Are security professionals suffering from the Dunning-Kruger effect?
A new report highlights the disconnect between security professionals’ perception of their organization’s security maturity and the effectiveness of the policies they actually implement.
Researchers from threat detection firm GoSecure developed a survey in collaboration with Serene-Risc, a knowledge mobilization network for the cybersecurity industry.
The research project looked at a series of specific security measures or controls – including multi-factor authentication, password policies, patch management, asset inventories, and endpoint visibility – and examined whether they were rated as important by respondents, as well as whether or not they were implemented.
Survey results were then cross-referenced against what was actually needed, based on the attack vectors that GoSecure penetration testers see in the real world.
The team found that the more these security measures were implemented, the higher the respondents rated their organization’s security maturity. However, there were two exceptions – minimum password strength requirements and investigating products for features that could represent a risk.
These measures didn’t correlate with perceived security maturity, but were closely linked to major attack vectors found in penetration testing reports.
Cognitive blind spot
“The problem is two-fold,” Laurent Desaulniers, GoSecure’s director of pen testing, told The Daily Swig. “For some aspects of security, the issues are [that there is] not enough training or technical problems preventing us from putting the controls in place, but for other cases it’s a cognitive blind spot.
“When we’re talking to security people they tell us it’s not my (their) job, it’s a sysadmin job or it’s for HR to determine. It’s understood as a function, and that means it’s often underbudgeted or it’s not understood – and it’s difficult to fix a problem you don’t know about or understand as a problem.”
While 93% of security professionals said they valued multi-factor authentication, only 47% have implemented it.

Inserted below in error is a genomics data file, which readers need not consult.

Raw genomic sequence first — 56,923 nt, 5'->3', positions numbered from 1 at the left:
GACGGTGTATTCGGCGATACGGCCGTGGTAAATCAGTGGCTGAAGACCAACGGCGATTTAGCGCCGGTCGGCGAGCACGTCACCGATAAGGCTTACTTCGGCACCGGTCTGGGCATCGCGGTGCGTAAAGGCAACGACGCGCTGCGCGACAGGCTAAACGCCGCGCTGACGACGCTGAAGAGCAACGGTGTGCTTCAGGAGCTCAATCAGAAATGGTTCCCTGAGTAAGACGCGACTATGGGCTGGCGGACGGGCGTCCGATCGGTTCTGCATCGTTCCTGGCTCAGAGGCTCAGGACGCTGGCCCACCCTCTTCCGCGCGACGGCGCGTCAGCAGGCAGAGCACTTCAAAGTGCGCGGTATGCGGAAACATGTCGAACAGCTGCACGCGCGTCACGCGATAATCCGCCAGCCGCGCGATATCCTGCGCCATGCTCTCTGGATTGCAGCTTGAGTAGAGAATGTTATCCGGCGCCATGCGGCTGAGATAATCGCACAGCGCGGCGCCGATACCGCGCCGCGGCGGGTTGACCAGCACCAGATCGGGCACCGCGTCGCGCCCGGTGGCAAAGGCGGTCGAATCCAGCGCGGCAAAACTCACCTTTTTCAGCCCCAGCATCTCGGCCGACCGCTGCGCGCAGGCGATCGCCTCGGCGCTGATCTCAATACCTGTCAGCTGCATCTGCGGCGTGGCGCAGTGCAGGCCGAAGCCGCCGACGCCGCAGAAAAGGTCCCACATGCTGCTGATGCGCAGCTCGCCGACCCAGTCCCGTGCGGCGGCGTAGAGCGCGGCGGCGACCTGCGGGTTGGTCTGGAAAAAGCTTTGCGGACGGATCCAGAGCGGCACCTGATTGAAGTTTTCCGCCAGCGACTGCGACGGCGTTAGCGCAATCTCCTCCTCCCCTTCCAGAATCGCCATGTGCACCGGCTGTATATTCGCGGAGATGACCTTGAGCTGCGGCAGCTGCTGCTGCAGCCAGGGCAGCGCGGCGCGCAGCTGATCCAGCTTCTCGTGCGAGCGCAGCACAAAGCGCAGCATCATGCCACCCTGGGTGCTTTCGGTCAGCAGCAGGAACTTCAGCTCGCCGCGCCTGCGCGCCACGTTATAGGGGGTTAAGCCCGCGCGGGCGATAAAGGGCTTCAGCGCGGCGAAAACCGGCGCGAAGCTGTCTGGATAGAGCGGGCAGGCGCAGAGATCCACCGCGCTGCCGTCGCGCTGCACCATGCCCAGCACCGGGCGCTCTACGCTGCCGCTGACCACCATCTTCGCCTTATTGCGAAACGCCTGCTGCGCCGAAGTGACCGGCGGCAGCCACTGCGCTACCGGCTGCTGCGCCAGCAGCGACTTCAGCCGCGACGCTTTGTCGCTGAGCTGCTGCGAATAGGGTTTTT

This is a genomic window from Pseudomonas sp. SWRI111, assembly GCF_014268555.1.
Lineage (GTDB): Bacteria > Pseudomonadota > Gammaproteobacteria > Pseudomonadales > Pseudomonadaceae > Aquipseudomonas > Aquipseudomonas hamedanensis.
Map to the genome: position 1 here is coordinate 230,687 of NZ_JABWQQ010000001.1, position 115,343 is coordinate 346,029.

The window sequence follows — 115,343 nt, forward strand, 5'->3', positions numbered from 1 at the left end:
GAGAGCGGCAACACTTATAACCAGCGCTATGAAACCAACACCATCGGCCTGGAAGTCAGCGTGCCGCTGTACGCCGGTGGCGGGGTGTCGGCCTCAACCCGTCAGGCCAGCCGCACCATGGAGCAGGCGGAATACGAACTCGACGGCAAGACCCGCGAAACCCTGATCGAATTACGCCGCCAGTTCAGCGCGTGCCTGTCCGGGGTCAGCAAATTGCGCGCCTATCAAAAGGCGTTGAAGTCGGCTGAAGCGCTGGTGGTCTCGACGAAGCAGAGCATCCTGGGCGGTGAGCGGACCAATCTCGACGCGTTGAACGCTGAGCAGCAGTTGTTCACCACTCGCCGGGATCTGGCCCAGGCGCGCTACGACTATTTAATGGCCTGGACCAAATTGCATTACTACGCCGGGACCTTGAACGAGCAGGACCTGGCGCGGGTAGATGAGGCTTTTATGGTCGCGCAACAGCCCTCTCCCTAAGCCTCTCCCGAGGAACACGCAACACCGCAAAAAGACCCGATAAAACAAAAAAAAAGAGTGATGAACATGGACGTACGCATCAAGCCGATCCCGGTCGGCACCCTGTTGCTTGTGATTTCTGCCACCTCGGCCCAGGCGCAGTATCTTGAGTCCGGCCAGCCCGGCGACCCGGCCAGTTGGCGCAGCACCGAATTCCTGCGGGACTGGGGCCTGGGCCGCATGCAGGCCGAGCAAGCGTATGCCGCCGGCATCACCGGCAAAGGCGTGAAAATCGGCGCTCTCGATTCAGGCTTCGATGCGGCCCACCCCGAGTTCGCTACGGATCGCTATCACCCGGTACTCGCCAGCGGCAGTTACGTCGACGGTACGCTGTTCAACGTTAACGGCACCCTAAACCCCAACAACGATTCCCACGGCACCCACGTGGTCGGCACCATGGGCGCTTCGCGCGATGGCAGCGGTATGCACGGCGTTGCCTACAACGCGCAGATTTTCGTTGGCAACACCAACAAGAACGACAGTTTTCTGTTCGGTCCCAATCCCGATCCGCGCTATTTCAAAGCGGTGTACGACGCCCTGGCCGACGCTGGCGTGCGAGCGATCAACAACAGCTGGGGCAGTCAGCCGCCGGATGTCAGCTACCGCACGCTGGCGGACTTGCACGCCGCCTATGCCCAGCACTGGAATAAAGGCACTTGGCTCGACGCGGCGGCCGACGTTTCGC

Meanwhile patch management, rated as important or very important by nine in 10 respondents, is itself patchy – more than half of of those surveyed said it takes weeks or months to apply a security update once a patch is made available, and 3.1% said it took more than a year.
“Even though we perceive things are super-important, it’s hard to implement them in the enterprise because of barriers,” says GoSecure researcher Masarah Paquet-Clouson.
“If, for example, you want to implement multi-factor authentication, there’s a lot of work to do in terms of infrastructure and user acceptance, so they acknowledge the importance but are still blocked from implementing these measures.”
Password compliance headaches
Passwords were another area where there was a big mismatch between perceived security maturity and actual security.
This, says the GoSecure team, is because password selection policies are often just a tick-box effort, requiring only the use of at least one number or special character in a password, for example.
But, as Desaulniers points out, “We find out that the season of the year – Winter-2020 – would be suitable for most security policies, so we’re in a position where the most secure policy is really, really weak.”
A better policy, he says, would be to also exclude certain commonly used words, such as company name.
The report also warns of the risks associated with storing Windows passwords in memory and the presence of NetBIOS/LLMNR – both features enabled by default on Windows and frequently exploited by penetration testers.
Meanwhile, investigating products for features vulnerable by default should become a priority.
“There are a lot of missing controls – things that by themselves are not dangerous but that can become a problem, and while these things are much more expensive to fix, they are much, much more important in the long term,” says Desaulniers.
‘Basic security hygiene’
The gap between what survey respondents considered to be important controls and the measures actually implemented by their organization was described by one Reddit user as “the cybersecurity equivalent of the Dunning-Kruger effect”.
The findings chime with the experience of other security experts.
“There is definitely a tendency by many organizations to go for more advanced security controls, while not fully implementing what most security professionals would consider basic security hygiene. This can include the most fundamental of tools, such as email security and archiving solutions,” says Matthew Gardiner, principal security strategist at Mimecast.
“There are likely many reasons for this – basics often are related to process, not technology. Processes usually aren’t a technologist’s area of specialization, which can be heavily dependent on changing people’s perceptions.”
The GoSecure report suggests that budgets are often misallocated, with a tendency to go for the latest security products. Many organizations, for example, have effective firewalls and antivirus at the perimeter, but none internally.
“Security professionals see a layered defence as critical for comprehensive detection. It is crucial that each of these technologies plays a different role in how they protect the organization,” says Carolyn Crandall, chief deception officer at Attivo Networks.
GoSecure suggests that future research should focus more closely on the human element of cybersecurity.
“We need to study the human factor, that cognitive bias, and realign it,” says Paquet-Clouston. “You have to acknowledge your own bias and acknowledge that it’s shared, so there’s a need to study security more as a human factor.”